If you’re ordering prescription glasses, getting the right pupillary distance (PD) measurement is the secret to seeing things clearly.
The secret to achieving flawless lenses in your eyeglasses? It all boils down to precisely measuring the distance between your pupils. Think of your pupils as tiny bullseye markers, indicating precisely where the lenses should be placed. A misalignment here can lead to a hazy world.
But how do you measure your pupillary distance? Let’s see!
What is pupillary distance?
Pupillary distance (PD) is the precise measurement, in millimeters (mm), of the distance between your pupils. Achieving an accurate PD measurement is crucial for ensuring that your glasses’ lenses are expertly cut and positioned precisely where your eyes require them.
An incorrect PD measurement may lead to uncomfortable blurriness, potentially causing eye strain or headaches.
How to measure pupillary distance?
There are two types of pupillary distance:
- Binocular (or single) PD is the distance between the center of both pupils.
- Monocular (or dual) PD is the distance between each individual pupil to the bridge of the nose.
How to measure PD by yourself
- Find a ruler with millimeter increments or print out a specialized downloadable PD measurement ruler available through most online eyeglass retailers.
- Stand about 8 inches from a mirror. If you’re using a print-at-home PD ruler, center the zero of the ruler over the bridge of your nose. Make sure the ruler is as level as you can make it.
- Look straight ahead and close one eye.
- Jot down the number on the millimeter mark over the center of the pupil. Repeat this step for the other eye.
Pro tip: If you’re using a regular ruler, stand eight inches from a mirror and hold the ruler level across your forehead. Line up the zero with the center of one of your pupils. Close your other eye and note the millimeter line over the center of the bridge of your nose. Repeat those steps to measure the PD of the other eye.
If you have someone who can lend a hand, follow these steps:
- Ask them to stand directly eight inches in front of you.
- As you hold either the ruler or the PD measure printout above your head, focus on something about 10–20 feet away.
- Have your friend either take the measurement themselves or snap an eye-level pic so you can both take a look.
Practice, practice, practice
Whether you’re measuring on your own or with a friend, repeat the steps at least three times to ensure you get an accurate result. If you’ve taken your measurements five times and gotten five slightly different results, no problem. Just deploy those grammar school math skills and take an average of your measurements.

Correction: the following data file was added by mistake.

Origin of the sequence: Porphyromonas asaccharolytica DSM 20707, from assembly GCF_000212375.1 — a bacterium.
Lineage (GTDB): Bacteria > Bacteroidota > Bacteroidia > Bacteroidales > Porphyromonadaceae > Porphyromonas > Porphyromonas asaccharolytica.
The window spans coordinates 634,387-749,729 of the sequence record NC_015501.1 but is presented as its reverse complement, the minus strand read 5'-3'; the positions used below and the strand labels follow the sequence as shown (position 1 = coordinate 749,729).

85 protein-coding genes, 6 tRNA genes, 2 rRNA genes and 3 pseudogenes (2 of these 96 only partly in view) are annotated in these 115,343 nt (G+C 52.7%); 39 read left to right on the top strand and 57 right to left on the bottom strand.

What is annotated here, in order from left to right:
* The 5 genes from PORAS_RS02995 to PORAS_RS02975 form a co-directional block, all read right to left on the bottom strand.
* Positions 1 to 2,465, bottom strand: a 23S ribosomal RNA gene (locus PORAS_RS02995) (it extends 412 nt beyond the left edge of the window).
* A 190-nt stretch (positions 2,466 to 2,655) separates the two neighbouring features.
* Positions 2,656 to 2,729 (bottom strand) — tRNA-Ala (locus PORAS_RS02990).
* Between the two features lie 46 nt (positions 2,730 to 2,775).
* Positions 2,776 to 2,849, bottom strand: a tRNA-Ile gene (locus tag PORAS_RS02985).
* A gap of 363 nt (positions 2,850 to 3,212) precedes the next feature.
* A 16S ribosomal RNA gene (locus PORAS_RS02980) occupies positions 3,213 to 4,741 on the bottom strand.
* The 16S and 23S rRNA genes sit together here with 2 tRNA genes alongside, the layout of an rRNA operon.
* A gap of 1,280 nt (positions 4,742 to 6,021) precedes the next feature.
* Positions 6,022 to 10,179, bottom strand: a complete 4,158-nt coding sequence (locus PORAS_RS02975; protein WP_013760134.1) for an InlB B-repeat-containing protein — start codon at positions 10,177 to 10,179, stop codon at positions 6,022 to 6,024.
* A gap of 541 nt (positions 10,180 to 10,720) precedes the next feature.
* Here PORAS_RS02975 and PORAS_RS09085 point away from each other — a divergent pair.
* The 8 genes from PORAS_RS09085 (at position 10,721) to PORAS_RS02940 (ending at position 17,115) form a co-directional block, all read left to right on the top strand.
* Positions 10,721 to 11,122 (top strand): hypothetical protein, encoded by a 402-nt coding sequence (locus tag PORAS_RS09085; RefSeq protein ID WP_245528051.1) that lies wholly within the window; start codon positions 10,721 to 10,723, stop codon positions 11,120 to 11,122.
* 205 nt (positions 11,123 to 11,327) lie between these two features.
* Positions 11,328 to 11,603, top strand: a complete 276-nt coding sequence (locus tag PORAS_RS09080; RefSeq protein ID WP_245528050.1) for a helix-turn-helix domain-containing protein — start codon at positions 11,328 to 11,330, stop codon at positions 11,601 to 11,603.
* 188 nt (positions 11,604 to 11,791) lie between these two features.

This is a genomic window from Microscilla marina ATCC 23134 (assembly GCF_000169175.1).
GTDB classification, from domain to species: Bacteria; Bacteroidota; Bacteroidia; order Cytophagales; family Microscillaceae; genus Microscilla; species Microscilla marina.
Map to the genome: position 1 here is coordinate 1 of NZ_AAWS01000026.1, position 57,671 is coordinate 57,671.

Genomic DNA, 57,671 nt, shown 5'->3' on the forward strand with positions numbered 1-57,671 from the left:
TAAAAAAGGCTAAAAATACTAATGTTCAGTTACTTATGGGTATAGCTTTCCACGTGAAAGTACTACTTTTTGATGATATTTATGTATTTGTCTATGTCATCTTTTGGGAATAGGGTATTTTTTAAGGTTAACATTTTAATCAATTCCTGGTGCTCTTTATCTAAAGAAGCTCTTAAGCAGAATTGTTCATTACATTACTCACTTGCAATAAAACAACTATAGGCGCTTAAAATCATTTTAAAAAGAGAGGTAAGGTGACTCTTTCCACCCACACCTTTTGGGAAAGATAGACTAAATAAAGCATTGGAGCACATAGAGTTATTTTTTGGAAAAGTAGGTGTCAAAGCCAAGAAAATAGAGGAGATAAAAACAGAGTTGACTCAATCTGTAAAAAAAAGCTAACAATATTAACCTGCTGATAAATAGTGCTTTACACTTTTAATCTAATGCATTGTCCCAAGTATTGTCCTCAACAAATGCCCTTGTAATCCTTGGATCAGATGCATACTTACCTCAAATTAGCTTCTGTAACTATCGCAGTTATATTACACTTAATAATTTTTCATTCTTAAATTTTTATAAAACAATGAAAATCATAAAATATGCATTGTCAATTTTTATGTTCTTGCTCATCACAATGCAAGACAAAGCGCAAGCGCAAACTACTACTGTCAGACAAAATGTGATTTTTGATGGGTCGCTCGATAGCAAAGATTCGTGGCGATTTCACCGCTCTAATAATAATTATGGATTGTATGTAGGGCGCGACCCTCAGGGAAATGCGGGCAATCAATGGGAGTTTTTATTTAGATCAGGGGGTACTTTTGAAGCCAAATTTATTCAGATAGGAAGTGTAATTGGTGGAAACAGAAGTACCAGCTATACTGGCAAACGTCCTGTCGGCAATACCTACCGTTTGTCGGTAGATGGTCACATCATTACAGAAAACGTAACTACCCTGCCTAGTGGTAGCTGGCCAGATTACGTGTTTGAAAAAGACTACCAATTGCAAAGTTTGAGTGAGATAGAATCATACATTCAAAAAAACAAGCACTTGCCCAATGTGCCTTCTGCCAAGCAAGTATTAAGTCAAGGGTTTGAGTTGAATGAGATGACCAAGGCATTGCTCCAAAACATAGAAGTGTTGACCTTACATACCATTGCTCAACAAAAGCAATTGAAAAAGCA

If you’re taking a PD measurement of each individual eye to the center of the bridge of your nose, each measurement will probably be somewhere between 24–37 mm.
- Remember, if you’re using a ruler, line up the zero with the center of your pupil.
- If you’re using a printed PD measuring tool, line up the zero with the center of the bridge of your nose.
Life hack: A few free apps measure PD, but watch out. Some of the results from these digital tools can be a little off, so read the app reviews and user comments closely.
See an optician
Lens prescriptions don’t typically include a pupillary measurement. The responsibility for this measurement falls on the person fitting the glasses, not the optometrist or ophthalmologist. Even in cases of progressive or bifocal lenses, near PD is usually not required, but the segment height is crucial.
However, you can ask an optician to help you measure your PD.
How do I measure my pupillary distance at home?
Use a specialized print-at-home PD rule or a regular ruler with millimeter increments. Remember, no one’s face is perfectly symmetrical, so go for the monocular (or single) PD measurement. This is the distance between the center of each pupil and the center of your nose’s bridge.
What happens if PD is wrong on glasses?
If your PD is wrong, the lenses of your glasses won’t be centered on your pupils, and your vision might be blurry. Not only is that annoying, but it can give you wicked headaches.
Your pupillary distance (PD) is key to getting perfect prescription glasses and clear sight. Using a ruler or print-at-home PD tool, you can measure your PD at home alone or with a friend’s help. A wonky PD measurement means fuzzy vision and potential headaches, so take your time and get it right.
Of course, your best bet might be going to an optician who can measure them for you.